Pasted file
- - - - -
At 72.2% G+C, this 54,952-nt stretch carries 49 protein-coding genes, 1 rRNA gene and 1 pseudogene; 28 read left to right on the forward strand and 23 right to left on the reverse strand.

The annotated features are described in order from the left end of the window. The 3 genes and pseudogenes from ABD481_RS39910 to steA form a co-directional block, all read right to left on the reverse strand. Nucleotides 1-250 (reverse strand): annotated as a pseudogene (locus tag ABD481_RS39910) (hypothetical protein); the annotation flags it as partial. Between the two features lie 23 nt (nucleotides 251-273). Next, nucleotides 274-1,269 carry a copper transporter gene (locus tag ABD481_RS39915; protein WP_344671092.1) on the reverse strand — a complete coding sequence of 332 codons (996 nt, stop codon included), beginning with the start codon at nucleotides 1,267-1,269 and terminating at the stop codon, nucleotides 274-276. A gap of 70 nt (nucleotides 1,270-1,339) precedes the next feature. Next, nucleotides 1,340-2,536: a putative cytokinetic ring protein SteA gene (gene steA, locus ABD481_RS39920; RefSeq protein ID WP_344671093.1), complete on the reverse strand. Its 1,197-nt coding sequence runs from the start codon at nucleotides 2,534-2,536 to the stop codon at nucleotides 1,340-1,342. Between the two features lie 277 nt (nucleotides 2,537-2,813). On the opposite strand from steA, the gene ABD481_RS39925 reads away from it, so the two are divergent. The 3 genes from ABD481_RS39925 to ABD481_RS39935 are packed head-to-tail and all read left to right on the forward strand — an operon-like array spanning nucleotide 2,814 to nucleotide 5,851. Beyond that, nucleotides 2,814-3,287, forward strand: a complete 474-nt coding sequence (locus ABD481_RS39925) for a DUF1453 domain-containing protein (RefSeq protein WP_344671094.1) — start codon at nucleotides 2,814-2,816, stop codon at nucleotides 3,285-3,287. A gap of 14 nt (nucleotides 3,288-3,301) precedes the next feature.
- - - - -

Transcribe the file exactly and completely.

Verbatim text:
At 72.2% G+C, this 54,952-nt stretch carries 49 protein-coding genes, 1 rRNA gene and 1 pseudogene; 28 read left to right on the forward strand and 23 right to left on the reverse strand.

The annotated features are described in order from the left end of the window. The 3 genes and pseudogenes from ABD481_RS39910 to steA form a co-directional block, all read right to left on the reverse strand. Nucleotides 1-250 (reverse strand): annotated as a pseudogene (locus tag ABD481_RS39910) (hypothetical protein); the annotation flags it as partial. Between the two features lie 23 nt (nucleotides 251-273). Next, nucleotides 274-1,269 carry a copper transporter gene (locus tag ABD481_RS39915; protein WP_344671092.1) on the reverse strand — a complete coding sequence of 332 codons (996 nt, stop codon included), beginning with the start codon at nucleotides 1,267-1,269 and terminating at the stop codon, nucleotides 274-276. A gap of 70 nt (nucleotides 1,270-1,339) precedes the next feature. Next, nucleotides 1,340-2,536: a putative cytokinetic ring protein SteA gene (gene steA, locus ABD481_RS39920; RefSeq protein ID WP_344671093.1), complete on the reverse strand. Its 1,197-nt coding sequence runs from the start codon at nucleotides 2,534-2,536 to the stop codon at nucleotides 1,340-1,342. Between the two features lie 277 nt (nucleotides 2,537-2,813). On the opposite strand from steA, the gene ABD481_RS39925 reads away from it, so the two are divergent. The 3 genes from ABD481_RS39925 to ABD481_RS39935 are packed head-to-tail and all read left to right on the forward strand — an operon-like array spanning nucleotide 2,814 to nucleotide 5,851. Beyond that, nucleotides 2,814-3,287, forward strand: a complete 474-nt coding sequence (locus ABD481_RS39925) for a DUF1453 domain-containing protein (RefSeq protein WP_344671094.1) — start codon at nucleotides 2,814-2,816, stop codon at nucleotides 3,285-3,287. A gap of 14 nt (nucleotides 3,288-3,301) precedes the next feature.